OSAKADynamic Osaka has amazing street food, colorful people, and endless shopping opportunities.

About Osaka

Osaka (大阪) is one of the most dynamic cities in Japan. As a commercial center and harbor city, Osaka has more than 1 thing to discover. The street food and nightlife scene are some of the best in the country, the people are some of the most colorful, the history is some of the longest, and the numerous covered shopping arcades have some of the most interesting things. It is a city worth visiting.

The city is the second biggest in Japan and is spread out over a vast area. There is much to see and do in all districts of Osaka, with the main attractions explained below:



Shin-Osaka is where most people make their entrance into Osaka as it is the main Shinkansen station. It is however, not a place to hang around, as the area is an office jungle mostly frequented by businessmen.


North (Kita) and Umeda Osaka

Besides Shin-Osaka, this area is one of the major gateways into the city, with the JR Osaka Station building in the center of the district. The station is surrounded by office buildings, department stores, cafes and restaurants.

The most beloved department store is Hep Five, a department store with a 106-meter-high Ferris wheel (¥500) from where you have an amazing view over the city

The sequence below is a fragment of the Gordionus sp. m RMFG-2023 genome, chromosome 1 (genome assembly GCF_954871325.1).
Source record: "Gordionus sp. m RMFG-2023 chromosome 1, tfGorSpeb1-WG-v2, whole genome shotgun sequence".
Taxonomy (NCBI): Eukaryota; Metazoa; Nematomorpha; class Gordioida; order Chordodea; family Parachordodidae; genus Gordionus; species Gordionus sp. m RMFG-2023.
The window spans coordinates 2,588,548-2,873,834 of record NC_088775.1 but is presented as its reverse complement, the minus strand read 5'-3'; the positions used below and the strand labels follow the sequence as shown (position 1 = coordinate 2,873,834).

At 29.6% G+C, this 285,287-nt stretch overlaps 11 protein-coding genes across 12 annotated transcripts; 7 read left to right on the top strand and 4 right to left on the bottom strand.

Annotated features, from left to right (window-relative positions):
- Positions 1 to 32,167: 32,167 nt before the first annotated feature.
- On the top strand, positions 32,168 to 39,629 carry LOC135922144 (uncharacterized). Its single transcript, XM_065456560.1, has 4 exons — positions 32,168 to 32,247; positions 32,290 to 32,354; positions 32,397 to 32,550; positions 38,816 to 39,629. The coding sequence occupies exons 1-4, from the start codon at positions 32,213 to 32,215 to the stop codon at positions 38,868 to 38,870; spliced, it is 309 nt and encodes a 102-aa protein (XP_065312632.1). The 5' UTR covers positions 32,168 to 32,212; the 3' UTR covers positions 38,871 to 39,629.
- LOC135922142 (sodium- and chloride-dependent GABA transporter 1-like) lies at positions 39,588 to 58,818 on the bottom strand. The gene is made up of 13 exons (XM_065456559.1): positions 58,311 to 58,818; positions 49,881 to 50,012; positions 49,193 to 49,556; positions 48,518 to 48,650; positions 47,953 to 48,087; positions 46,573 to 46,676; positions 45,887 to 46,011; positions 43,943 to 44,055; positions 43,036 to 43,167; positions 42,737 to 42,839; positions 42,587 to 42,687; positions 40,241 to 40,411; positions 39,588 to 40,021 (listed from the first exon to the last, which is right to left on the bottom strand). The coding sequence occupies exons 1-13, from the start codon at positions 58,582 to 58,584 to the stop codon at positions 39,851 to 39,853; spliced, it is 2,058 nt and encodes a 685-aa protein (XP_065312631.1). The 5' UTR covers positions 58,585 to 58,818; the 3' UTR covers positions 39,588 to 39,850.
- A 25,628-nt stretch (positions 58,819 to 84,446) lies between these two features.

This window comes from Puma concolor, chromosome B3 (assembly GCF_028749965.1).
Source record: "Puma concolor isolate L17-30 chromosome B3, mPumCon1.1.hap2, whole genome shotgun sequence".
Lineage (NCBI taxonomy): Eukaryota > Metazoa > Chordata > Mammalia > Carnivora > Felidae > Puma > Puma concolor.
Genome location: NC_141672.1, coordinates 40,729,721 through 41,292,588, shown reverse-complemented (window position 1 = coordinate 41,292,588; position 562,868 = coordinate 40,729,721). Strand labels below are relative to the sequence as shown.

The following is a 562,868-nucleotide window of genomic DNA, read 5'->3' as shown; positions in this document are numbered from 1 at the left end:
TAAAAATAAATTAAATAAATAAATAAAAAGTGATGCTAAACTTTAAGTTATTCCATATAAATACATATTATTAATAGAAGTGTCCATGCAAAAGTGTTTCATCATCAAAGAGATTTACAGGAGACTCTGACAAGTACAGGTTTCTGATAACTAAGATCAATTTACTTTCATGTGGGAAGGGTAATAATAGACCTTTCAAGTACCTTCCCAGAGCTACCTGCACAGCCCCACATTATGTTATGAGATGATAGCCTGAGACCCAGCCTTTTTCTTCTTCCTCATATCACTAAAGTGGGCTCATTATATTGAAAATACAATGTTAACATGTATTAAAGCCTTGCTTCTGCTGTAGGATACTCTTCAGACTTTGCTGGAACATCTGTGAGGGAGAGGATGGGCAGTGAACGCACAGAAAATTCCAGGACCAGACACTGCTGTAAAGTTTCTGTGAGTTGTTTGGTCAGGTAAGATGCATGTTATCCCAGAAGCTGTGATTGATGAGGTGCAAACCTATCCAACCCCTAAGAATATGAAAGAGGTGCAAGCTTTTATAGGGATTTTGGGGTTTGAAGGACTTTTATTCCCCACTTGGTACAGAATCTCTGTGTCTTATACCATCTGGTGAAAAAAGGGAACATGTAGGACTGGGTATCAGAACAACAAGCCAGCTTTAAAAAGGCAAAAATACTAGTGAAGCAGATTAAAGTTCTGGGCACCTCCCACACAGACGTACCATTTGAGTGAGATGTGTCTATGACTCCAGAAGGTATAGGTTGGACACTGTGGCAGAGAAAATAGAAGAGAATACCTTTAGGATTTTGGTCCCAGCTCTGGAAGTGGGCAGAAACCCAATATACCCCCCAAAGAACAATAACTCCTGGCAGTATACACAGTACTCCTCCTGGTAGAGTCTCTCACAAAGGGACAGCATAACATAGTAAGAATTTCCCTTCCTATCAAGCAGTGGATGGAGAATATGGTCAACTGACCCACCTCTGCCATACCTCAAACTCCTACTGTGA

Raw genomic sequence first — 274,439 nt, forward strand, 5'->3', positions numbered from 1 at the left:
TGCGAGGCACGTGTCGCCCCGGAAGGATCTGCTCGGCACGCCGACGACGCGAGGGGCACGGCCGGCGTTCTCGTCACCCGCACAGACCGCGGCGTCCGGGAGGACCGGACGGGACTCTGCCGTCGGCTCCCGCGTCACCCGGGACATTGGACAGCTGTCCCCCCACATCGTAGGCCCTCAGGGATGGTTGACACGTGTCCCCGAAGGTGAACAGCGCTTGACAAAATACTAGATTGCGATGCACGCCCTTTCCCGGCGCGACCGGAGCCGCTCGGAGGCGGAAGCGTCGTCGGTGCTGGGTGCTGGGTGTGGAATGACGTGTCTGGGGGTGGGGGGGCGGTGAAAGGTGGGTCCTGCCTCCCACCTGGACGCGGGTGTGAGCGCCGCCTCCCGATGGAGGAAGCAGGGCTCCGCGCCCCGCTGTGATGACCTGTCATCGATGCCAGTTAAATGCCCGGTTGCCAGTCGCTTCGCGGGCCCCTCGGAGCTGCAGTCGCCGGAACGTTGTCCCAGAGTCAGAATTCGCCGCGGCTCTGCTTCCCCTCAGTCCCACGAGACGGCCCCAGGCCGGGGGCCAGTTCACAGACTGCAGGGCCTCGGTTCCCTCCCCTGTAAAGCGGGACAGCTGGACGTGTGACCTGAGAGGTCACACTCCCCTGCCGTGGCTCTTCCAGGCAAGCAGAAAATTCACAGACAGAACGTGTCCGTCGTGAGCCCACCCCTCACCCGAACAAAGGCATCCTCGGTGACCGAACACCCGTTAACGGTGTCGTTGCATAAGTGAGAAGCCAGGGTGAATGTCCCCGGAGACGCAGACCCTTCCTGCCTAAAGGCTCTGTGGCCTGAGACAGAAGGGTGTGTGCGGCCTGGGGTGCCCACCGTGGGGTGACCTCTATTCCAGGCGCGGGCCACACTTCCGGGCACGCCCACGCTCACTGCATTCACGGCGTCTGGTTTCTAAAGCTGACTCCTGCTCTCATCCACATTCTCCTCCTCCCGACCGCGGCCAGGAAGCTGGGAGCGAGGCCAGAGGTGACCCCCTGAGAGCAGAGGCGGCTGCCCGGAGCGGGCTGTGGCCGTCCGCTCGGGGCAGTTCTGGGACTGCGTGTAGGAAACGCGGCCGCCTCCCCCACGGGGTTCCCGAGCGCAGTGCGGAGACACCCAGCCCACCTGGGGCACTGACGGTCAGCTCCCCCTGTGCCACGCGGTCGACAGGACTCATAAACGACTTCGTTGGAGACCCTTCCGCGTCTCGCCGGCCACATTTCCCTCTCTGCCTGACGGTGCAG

A 10-minute walk from JR Osaka Station is the Umeda Sky Building, one of the major entry-points for those traveling by bus. This skyscraper is one of the most recognizable in Osaka, with 2 tall buildings connected by a bridge at the top. For a small fee you can get to the Garden in the Sky (or Kuchu Teien), as the top floor of the building is called. The view from here is spectacular, especially at night. If you don’t feel like paying, entrance to one of the floors below Kuchu Teien is for free, and the view from there is still spectacular!

For those who love shopping, the Tenjinbashi-suji Street is your place. This street is one of the many roof-covered shopping arcade or shotengai that Osaka is famous for. The shops and restaurants are reminiscent of decades past, and the arcade is the longest in Osaka. One end of the arcade is near the Kids Plaza Osaka, a science museum where children can learn while playing.


South (Minami) Osaka: Namba (難波)

Osaka is known as the food hub of Japan and called ‘Japan’s Kitchen’. There’s all sorts of small shops that offer Osaka staples such as okonomiyaki, takoyaki, and kushi-age. The best of those small eateries can be found in the Minami District around Namba Station, the traditional commercial and entertainment district of Osaka, at DotomboriShinsaibashi and Amerika-mura. You can find the best places for food and shopping here.